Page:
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Obama can’t win with some black critics

Here we go again. President Obama’s critics in the African American community are hammering him for doing nothing for black people. Drawing my attention this time is “How the Obama Administration Talks to Black America” by Ta-Nehisi Coates of the Atlantic and “A President for Everyone, except Black People” by the Rev. Kevin Johnson that appeared last month in the Philadelphia Tribune. While I understand where they are coming from, this thinking drives me crazy because the president’s detractors fail to take a 360-degree view of what they are demanding from him and ignore what he’s actually done.

Obama inspires deeply conflicted emotions in the African American community. We are beyond thrilled to have “one of us” in the White House. To see that man and his family represent us (all Americans, in this case) on the world stage never fails to stoke our pride. Yet, that pride is tempered by a simmering discontent. Many accuse Obama not only of ignoring the concerns of black people, but also of talking down to them. Let me take issue with the latter first.

Coates’s criticism emanates from Obama’s commencement address at Morehouse College in Atlanta. On many levels, the speech to the all-male historically black college last Sunday was your typical speech filled with advice to graduates. But, unlike most speeches of this type, his was not delivered from on-high. No, in tone and words, Obama spoke to the black men of Morehouse not as a distant president but as a familiar peer. He used his troubled past as a real-life example of how one’s limited circumstances are neither destiny nor a hindrance to achieving the American Dream, as they define it. He urged the graduates to not make excuses, to aim high and to give back. Yet, Coates calls this “‘convenient race-talk’ from a president who ought to know better.” Obama can’t win.

As for the “what have you done for me lately” school of black criticism, Obama can’t win there, either.

“I supported then-Senator Obama not because he was Black, but because I truly believed in my heart that he was the best candidate to empathize, understand, and develop policies to help the African-American community, the poor, and previously under-represented communities,”  Johnson wrote. “To my disappointment, the president has not only failed the Black community, but also has failed to surround himself with qualified African-Americans who could develop policies to help the most disenfranchised.”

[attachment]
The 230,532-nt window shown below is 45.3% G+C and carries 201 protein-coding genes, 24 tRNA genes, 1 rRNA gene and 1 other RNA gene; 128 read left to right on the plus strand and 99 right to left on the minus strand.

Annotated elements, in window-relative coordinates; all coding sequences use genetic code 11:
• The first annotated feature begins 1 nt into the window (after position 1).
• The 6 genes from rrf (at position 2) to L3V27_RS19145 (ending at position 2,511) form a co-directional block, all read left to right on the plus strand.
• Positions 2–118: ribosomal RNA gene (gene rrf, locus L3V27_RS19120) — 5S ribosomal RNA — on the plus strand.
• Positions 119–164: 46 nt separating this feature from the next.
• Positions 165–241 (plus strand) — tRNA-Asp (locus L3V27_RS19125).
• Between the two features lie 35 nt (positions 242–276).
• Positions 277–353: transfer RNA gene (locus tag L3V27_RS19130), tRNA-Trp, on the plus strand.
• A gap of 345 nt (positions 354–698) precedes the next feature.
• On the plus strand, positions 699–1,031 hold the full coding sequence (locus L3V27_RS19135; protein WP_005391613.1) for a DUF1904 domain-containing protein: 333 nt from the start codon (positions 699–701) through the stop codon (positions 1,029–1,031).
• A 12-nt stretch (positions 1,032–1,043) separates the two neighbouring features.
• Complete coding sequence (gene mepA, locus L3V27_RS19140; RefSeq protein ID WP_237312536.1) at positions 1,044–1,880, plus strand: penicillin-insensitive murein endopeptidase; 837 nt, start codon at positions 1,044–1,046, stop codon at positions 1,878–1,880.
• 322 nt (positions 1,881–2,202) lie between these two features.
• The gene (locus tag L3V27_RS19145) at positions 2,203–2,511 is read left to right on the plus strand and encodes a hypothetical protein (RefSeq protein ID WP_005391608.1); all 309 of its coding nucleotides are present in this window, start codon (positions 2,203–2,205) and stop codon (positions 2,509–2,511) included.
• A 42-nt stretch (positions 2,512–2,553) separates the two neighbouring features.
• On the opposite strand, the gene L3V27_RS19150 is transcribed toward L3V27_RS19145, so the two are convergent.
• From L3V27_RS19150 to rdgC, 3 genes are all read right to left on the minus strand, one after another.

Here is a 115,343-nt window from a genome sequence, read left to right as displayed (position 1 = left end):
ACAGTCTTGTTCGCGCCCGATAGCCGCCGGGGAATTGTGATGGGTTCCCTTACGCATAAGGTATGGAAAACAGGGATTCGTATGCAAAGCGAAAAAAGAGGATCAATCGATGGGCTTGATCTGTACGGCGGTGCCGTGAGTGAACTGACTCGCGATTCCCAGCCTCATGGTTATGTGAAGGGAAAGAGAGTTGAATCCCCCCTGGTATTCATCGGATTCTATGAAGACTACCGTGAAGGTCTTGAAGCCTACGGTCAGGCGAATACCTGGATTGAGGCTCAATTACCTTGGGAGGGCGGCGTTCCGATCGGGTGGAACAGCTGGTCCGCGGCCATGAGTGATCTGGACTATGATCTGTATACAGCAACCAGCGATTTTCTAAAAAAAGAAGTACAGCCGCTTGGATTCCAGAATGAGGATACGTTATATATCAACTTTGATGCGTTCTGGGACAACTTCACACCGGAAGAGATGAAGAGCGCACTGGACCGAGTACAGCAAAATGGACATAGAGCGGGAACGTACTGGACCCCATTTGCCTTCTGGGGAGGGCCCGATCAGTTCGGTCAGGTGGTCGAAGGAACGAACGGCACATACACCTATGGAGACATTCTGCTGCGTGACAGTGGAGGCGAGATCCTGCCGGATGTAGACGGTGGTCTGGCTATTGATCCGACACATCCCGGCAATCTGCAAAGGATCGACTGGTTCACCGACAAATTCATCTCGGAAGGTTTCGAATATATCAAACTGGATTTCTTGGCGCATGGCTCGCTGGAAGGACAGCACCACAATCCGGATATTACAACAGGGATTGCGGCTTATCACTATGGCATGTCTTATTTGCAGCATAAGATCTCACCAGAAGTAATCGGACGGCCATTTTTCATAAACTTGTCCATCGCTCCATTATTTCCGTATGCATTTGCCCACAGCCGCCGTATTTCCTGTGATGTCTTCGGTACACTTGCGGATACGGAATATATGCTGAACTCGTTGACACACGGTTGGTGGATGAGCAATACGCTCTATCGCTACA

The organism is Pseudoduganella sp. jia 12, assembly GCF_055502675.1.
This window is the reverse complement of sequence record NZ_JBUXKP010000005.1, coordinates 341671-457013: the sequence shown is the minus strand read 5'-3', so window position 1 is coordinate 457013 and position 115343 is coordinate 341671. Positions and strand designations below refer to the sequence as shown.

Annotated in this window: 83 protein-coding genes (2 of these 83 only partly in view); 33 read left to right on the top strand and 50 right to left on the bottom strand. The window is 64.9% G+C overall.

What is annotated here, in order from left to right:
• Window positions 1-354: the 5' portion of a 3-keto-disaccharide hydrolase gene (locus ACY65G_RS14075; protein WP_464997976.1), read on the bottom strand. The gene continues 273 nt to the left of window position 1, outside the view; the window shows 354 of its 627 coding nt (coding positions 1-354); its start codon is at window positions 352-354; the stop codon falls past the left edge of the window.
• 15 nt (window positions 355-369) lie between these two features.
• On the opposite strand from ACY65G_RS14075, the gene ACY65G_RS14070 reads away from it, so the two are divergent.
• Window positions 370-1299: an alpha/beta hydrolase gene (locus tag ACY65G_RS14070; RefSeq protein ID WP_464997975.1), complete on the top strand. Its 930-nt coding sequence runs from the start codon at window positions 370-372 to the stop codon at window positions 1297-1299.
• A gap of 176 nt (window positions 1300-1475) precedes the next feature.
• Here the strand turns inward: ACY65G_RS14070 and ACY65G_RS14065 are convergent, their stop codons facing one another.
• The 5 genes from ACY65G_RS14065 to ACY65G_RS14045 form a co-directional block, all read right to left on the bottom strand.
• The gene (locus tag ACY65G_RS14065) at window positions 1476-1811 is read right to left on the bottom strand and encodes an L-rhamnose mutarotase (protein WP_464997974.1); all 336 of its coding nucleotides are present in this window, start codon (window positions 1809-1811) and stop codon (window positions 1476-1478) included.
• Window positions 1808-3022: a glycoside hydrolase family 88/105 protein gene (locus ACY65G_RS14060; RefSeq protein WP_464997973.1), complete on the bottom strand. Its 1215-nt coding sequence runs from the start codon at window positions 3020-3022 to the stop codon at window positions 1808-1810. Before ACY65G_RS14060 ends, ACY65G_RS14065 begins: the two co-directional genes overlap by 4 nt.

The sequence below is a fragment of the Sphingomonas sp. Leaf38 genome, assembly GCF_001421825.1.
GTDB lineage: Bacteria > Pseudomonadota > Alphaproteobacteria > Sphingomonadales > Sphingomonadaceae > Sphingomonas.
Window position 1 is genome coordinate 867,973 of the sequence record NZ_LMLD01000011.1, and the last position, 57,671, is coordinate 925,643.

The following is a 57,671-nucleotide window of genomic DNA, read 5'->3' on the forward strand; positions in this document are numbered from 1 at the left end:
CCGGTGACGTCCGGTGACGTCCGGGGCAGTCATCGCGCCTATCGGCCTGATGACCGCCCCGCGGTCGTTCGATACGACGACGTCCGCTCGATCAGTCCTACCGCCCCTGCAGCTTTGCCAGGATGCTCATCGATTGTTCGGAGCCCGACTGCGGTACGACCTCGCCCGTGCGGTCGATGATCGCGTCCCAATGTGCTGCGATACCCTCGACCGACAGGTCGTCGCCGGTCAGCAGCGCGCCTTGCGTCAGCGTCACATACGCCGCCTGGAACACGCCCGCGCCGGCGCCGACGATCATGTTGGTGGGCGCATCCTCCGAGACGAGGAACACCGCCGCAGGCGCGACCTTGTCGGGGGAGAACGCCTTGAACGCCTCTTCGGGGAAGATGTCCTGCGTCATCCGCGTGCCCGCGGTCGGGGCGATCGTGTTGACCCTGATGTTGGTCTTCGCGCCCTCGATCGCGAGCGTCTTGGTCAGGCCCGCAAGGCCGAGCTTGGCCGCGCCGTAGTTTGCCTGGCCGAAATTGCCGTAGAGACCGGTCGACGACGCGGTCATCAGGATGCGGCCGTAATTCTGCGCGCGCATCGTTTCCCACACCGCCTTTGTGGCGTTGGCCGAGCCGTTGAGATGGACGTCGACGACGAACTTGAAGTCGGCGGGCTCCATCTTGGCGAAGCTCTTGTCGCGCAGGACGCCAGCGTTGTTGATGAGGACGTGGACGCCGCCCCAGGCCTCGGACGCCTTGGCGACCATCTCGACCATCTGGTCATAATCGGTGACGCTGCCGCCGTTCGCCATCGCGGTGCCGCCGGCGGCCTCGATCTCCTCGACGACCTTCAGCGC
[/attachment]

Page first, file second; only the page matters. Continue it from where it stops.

Coates makes the strongest and most compelling argument of those I’ve read taking the Obama administration to task for its policy failings. Still, he and Johnson are incredibly short-sighted. Nearly a year ago, I urged African Americans to “stop waiting for and start paying attention to our first black president” in reaction to a book by Columbia University professor Fredrick C. Harris. It’s a plea that bears repeating.

By searching for [marquee] moments, Harris and others appear not to care about the myriad actions Obama has undertaken that affect the lives of all Americans, yes, but also of African Americans more directly. And I certainly don’t advocate for Obama to burst into the East Room clad in Kente cloth and brandishing a definable “black agenda”or whatever else so many blacks seem to want from him to prove that he cares.

Johnson and others seem unaware of what the Obama administration has actually done. They discount the increases in education funding, particularly for historically black colleges and universities. They completely ignore the nearly 7 million African Americans who will get health care thanks to Obamacare. They seem to brush off the Fair Sentencing Act the president signed in 2010 that reduced the glaring disparity in punishment for those charged with crack offenses and those with powder cocaine offenses. They seem to overlook the enforcement actions the administration has taken against the discriminatory practices of banks and mortgage lenders who preyed on the black community with higher fees and interest rates.

This was all in the first term through a proper and politically necessary rising-tide-lifts-all-boats agenda. After the 2010 midterm elections, when the House swung back to GOP control, the president’s ability to get anything done with Congress was greatly diminished. Accomplishments of late have involved high-stakes drama over a “cliff”or a “ceiling.”

That’s what’s missing from most African American critiques of Obama: an appreciation for Republican resistance to his agenda. To expect the president to introduce an explicit and definable “black agenda” in a Congress filled with people who believe him to be a socialist destroying the country while illegitimately occupying the Oval Office is seriously naive.

Follow Jonathan Capehart on Twitter.